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You’re likely wondering what happens to your own or a loved one’s equity release plan when the person who took on the plan passes away.
When you die, the equity release plan is over, the equity release provider must be told about their death and the house must be sold.
This article talks predominantly about lifetime mortgages instead of home reversion plans. If you want to find out exactly what happens to your own or a loved ones equity release plan, then keep reading…
Following the death of the last homeowner or when the last homeowner moves into long-term care, the equity release must be paid back. For the most part, lenders give your estate a year to pay back the money. But some only give you six months.
From death or vacating into long-term care, interest on the equity release loan continues to accrue.
Once your beneficiaries or the executors of your estate have contacted the lender, they will ask for a copy of the death certificate and the probate paperwork so that they may contact the estate’s executors in the future. The executor of your estate is the person charged with paying the equity release lender.
The lender will then send a letter to the designated executor(s), requesting that they keep the lender updated on how they intend to repay the debt.
If the person took a plan endorsed by the equity release council, there would be ‘no negative equity guarantee’ built-in, meaning that you won’t owe more than the house is worth. However, in the absence of a negative equity guarantee, the executor will be required to pay any additional equity release interest accrued.
You must ensure that the equity release plan, lifetime mortgage, or home reversion plan is written in both partners’ names. That way, when one partner dies, the remaining plan holder will continue to live in their home, and the equity release plan continues until they pass away or move into long-term care.
Either the remaining plan holder or a family member should contact the lender and notify them of the change in circumstances regarding the equity release plan. The lender will request the original death certificate as proof and note it on file.
If you inherit a house with an active equity release mortgage, it will be down to the executor of the estate to repay that lifetime mortgage and interest. They may have to sell the house to do this, in which case you’d be entitled to any proceeds left from the sale of the home, it is possible that no equity remain in the property and all proceeds of the sale are required to repay the equity release plan.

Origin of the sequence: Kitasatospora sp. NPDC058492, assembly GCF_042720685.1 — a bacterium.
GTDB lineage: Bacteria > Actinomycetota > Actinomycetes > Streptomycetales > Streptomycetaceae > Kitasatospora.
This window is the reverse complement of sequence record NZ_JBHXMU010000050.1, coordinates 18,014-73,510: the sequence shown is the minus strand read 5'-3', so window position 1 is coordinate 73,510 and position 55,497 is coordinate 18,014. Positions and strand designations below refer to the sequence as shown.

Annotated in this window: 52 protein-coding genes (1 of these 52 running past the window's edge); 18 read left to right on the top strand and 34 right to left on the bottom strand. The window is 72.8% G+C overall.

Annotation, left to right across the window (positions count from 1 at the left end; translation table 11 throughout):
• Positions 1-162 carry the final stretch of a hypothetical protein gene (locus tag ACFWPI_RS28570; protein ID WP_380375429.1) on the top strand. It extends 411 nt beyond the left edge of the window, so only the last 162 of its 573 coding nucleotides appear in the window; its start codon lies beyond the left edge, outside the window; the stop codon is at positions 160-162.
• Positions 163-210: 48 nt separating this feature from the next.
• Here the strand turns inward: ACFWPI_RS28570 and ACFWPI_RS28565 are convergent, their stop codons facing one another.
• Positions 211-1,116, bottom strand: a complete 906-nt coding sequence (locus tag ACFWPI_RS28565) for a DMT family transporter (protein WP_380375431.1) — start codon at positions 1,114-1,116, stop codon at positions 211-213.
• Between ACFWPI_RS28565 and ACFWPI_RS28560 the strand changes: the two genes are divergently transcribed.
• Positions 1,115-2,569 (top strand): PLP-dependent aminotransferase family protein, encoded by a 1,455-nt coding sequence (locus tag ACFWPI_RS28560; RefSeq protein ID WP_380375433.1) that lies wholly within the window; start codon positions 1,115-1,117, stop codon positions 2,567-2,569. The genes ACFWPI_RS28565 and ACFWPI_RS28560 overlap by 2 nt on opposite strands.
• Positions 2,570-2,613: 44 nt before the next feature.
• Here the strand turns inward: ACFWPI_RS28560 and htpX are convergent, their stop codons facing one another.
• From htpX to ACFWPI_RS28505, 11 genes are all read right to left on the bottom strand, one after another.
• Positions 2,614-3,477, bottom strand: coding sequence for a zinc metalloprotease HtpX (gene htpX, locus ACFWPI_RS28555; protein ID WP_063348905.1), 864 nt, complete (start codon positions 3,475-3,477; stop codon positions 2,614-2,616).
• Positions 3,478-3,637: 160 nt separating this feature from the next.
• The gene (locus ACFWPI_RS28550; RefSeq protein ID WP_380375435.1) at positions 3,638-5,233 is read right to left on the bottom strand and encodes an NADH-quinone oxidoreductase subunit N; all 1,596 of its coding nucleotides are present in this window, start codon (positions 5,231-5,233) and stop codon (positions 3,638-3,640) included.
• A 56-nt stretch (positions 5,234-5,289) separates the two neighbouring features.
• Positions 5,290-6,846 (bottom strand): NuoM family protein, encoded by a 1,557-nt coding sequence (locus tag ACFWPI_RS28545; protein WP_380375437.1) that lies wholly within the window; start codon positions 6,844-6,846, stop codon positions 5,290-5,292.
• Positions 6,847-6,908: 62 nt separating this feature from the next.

If both you and your partner move into long-term care, your plan will come to an end and your property will need to be sold as planned. If only one of you needs long-term care your partner can continue to reside at home if the plan was taken out in both of your names.
Suppose you want to ensure your beneficiaries can keep your property. In that case, the executor of the estate will have to repay the equity release interest and loan owed from other parts of the estate. If there is not enough money left in the estate, research suggest paying into the estate could then be liable for SDLT. If your beneficiaries pay money into the estate or pay money to other beneficiaries, SDLT may be due.
Alternatively, your beneficiaries may choose to buy the property from the estate directly. They will be allowed to use whatever financial methods they choose in this scenario, including a residential or buy-to-let mortgage.
The effect that a decision to take out an equity release plan may have on your will is going to depend on several factors, including:
It can reduce the value of the inheritance you leave behind for your loved ones. By taking out an equity release plan, you reduce the amount of money that will be left once the property is sold, thereby reducing what is left as part of your inheritance.
While it is not possible to be in negative equity at the time of sale (assuming the product is backed by equity release council), it may be that the value of your property is more or less the same as the repayment to be made to the lender. This will mean that there may not be much cash left at the end of the process.
You may need to re-word your will. If your will includes sums of money left to your loved ones based on the value of your home, an equity release scheme will change that, so you will need to revisit your will and update it. If you have used percentages rather than fixed amounts, then there is no need to make any changes as those will be applied to the residual value once the property has been sold and the lender has been paid.
Because Inheritance Tax (IHT) is calculated based on the size of your estate, releasing equity through a lifetime mortgage in your home would reduce the value of your property, resulting in either less Inheritance Tax payable upon your death, or your estate may fall completely below the threshold, provided the equity released is spent rather than invested.
A financial consultant can definitely assist you if you’re a beneficiary or a surviving spouse. Here at Joslin Rhodes, we can help you weigh up the decisions and support you through this difficult time. Always make sure your equity release company is approved by the equity release council.